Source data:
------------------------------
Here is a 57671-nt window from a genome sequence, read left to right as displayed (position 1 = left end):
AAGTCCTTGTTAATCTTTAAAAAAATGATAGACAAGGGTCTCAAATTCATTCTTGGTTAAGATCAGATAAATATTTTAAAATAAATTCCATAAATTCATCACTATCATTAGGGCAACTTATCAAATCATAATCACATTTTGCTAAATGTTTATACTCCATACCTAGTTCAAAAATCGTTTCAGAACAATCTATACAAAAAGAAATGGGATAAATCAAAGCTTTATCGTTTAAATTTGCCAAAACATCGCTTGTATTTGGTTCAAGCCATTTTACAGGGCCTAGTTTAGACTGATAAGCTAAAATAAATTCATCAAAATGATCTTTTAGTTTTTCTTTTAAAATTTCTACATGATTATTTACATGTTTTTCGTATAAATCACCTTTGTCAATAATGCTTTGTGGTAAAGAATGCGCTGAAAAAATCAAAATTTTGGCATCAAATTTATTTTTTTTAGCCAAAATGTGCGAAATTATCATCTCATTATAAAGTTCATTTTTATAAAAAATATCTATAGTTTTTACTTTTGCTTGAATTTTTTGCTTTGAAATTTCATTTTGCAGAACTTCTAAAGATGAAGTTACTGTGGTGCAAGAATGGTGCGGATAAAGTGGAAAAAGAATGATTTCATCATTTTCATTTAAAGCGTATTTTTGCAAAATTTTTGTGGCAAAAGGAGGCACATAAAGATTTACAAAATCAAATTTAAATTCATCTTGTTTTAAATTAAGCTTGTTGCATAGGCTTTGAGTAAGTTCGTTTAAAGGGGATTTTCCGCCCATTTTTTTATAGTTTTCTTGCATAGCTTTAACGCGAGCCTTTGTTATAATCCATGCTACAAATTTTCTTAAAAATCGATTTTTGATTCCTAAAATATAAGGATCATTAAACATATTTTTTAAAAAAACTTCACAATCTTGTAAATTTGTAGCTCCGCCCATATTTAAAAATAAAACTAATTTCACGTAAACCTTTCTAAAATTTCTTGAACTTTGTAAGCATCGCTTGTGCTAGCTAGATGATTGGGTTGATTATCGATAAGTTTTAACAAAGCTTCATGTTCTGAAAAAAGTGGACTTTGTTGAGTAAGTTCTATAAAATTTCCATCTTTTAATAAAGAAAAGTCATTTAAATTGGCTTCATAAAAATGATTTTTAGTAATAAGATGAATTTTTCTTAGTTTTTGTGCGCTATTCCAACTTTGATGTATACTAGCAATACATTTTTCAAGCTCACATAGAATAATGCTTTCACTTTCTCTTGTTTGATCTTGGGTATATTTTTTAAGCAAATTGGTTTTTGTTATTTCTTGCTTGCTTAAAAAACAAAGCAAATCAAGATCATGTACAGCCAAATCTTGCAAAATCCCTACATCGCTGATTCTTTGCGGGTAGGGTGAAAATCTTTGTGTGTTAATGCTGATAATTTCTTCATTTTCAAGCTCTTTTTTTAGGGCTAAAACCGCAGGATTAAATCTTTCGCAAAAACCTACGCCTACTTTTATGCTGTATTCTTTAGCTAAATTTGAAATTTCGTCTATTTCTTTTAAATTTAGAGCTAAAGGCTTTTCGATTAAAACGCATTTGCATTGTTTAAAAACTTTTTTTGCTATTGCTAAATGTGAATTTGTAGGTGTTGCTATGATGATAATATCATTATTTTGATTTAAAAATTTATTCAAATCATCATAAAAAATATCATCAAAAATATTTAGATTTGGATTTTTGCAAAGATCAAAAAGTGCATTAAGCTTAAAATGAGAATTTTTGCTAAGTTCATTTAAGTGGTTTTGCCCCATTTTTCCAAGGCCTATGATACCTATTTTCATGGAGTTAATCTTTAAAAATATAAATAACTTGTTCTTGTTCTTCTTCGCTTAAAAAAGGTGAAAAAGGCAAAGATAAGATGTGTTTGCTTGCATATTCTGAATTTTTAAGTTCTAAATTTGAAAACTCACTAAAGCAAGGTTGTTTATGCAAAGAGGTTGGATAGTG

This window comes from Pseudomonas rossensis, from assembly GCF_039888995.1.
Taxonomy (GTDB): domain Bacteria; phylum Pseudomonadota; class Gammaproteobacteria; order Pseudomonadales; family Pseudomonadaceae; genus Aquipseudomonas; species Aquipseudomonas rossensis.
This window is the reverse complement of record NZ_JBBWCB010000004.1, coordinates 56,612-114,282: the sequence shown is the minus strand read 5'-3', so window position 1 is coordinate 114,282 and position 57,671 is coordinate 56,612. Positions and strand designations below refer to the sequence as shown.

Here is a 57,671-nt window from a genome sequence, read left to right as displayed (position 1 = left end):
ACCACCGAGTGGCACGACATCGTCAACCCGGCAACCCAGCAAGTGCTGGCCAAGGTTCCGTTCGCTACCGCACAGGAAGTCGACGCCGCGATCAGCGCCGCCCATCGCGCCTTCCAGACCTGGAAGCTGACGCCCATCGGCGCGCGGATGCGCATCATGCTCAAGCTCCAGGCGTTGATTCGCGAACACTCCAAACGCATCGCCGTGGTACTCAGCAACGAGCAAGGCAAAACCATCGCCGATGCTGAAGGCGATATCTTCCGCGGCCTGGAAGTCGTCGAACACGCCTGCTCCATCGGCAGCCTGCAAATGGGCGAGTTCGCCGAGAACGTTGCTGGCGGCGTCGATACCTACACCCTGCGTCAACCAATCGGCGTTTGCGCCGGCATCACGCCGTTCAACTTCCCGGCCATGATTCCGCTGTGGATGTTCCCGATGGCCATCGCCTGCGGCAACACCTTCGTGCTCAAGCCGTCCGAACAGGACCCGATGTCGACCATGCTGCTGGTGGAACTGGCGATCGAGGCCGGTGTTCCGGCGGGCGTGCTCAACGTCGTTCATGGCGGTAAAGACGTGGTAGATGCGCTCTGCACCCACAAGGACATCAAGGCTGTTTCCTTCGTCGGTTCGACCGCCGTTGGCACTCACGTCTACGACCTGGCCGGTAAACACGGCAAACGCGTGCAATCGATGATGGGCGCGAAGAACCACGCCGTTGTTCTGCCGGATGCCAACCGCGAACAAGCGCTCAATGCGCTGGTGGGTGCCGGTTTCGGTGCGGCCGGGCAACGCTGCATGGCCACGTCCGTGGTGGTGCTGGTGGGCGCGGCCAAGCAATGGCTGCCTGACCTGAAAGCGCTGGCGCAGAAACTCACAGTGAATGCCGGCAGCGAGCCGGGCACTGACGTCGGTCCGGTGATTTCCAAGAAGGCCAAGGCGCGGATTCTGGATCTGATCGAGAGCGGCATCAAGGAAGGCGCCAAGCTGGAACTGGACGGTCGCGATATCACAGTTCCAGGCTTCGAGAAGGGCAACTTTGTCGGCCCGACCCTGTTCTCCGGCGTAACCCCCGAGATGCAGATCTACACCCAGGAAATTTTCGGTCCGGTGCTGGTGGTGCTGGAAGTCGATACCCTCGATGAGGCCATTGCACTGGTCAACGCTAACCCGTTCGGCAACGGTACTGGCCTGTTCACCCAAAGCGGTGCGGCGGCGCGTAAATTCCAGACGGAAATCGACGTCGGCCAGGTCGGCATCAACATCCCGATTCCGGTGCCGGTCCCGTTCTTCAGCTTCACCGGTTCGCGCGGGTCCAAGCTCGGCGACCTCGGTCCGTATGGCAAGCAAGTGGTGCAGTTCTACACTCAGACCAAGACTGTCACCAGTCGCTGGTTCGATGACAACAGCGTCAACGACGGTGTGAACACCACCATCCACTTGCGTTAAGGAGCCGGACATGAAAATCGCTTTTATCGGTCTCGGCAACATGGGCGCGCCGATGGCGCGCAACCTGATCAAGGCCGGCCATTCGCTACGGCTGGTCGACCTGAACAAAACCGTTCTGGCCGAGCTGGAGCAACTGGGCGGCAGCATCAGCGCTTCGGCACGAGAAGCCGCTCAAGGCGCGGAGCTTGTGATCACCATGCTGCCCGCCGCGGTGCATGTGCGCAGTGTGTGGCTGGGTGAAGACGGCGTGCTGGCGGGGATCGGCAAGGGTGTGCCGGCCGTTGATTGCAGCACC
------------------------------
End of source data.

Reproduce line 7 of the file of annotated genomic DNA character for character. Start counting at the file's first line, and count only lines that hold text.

ACCACCGAGTGGCACGACATCGTCAACCCGGCAACCCAGCAAGTGCTGGCCAAGGTTCCGTTCGCTACCGCACAGGAAGTCGACGCCGCGATCAGCGCCGCCCATCGCGCCTTCCAGACCTGGAAGCTGACGCCCATCGGCGCGCGGATGCGCATCATGCTCAAGCTCCAGGCGTTGATTCGCGAACACTCCAAACGCATCGCCGTGGTACTCAGCAACGAGCAAGGCAAAACCATCGCCGATGCTGAAGGCGATATCTTCCGCGGCCTGGAAGTCGTCGAACACGCCTGCTCCATCGGCAGCCTGCAAATGGGCGAGTTCGCCGAGAACGTTGCTGGCGGCGTCGATACCTACACCCTGCGTCAACCAATCGGCGTTTGCGCCGGCATCACGCCGTTCAACTTCCCGGCCATGATTCCGCTGTGGATGTTCCCGATGGCCATCGCCTGCGGCAACACCTTCGTGCTCAAGCCGTCCGAACAGGACCCGATGTCGACCATGCTGCTGGTGGAACTGGCGATCGAGGCCGGTGTTCCGGCGGGCGTGCTCAACGTCGTTCATGGCGGTAAAGACGTGGTAGATGCGCTCTGCACCCACAAGGACATCAAGGCTGTTTCCTTCGTCGGTTCGACCGCCGTTGGCACTCACGTCTACGACCTGGCCGGTAAACACGGCAAACGCGTGCAATCGATGATGGGCGCGAAGAACCACGCCGTTGTTCTGCCGGATGCCAACCGCGAACAAGCGCTCAATGCGCTGGTGGGTGCCGGTTTCGGTGCGGCCGGGCAACGCTGCATGGCCACGTCCGTGGTGGTGCTGGTGGGCGCGGCCAAGCAATGGCTGCCTGACCTGAAAGCGCTGGCGCAGAAACTCACAGTGAATGCCGGCAGCGAGCCGGGCACTGACGTCGGTCCGGTGATTTCCAAGAAGGCCAAGGCGCGGATTCTGGATCTGATCGAGAGCGGCATCAAGGAAGGCGCCAAGCTGGAACTGGACGGTCGCGATATCACAGTTCCAGGCTTCGAGAAGGGCAACTTTGTCGGCCCGACCCTGTTCTCCGGCGTAACCCCCGAGATGCAGATCTACACCCAGGAAATTTTCGGTCCGGTGCTGGTGGTGCTGGAAGTCGATACCCTCGATGAGGCCATTGCACTGGTCAACGCTAACCCGTTCGGCAACGGTACTGGCCTGTTCACCCAAAGCGGTGCGGCGGCGCGTAAATTCCAGACGGAAATCGACGTCGGCCAGGTCGGCATCAACATCCCGATTCCGGTGCCGGTCCCGTTCTTCAGCTTCACCGGTTCGCGCGGGTCCAAGCTCGGCGACCTCGGTCCGTATGGCAAGCAAGTGGTGCAGTTCTACACTCAGACCAAGACTGTCACCAGTCGCTGGTTCGATGACAACAGCGTCAACGACGGTGTGAACACCACCATCCACTTGCGTTAAGGAGCCGGACATGAAAATCGCTTTTATCGGTCTCGGCAACATGGGCGCGCCGATGGCGCGCAACCTGATCAAGGCCGGCCATTCGCTACGGCTGGTCGACCTGAACAAAACCGTTCTGGCCGAGCTGGAGCAACTGGGCGGCAGCATCAGCGCTTCGGCACGAGAAGCCGCTCAAGGCGCGGAGCTTGTGATCACCATGCTGCCCGCCGCGGTGCATGTGCGCAGTGTGTGGCTGGGTGAAGACGGCGTGCTGGCGGGGATCGGCAAGGGTGTGCCGGCCGTTGATTGCAGCACC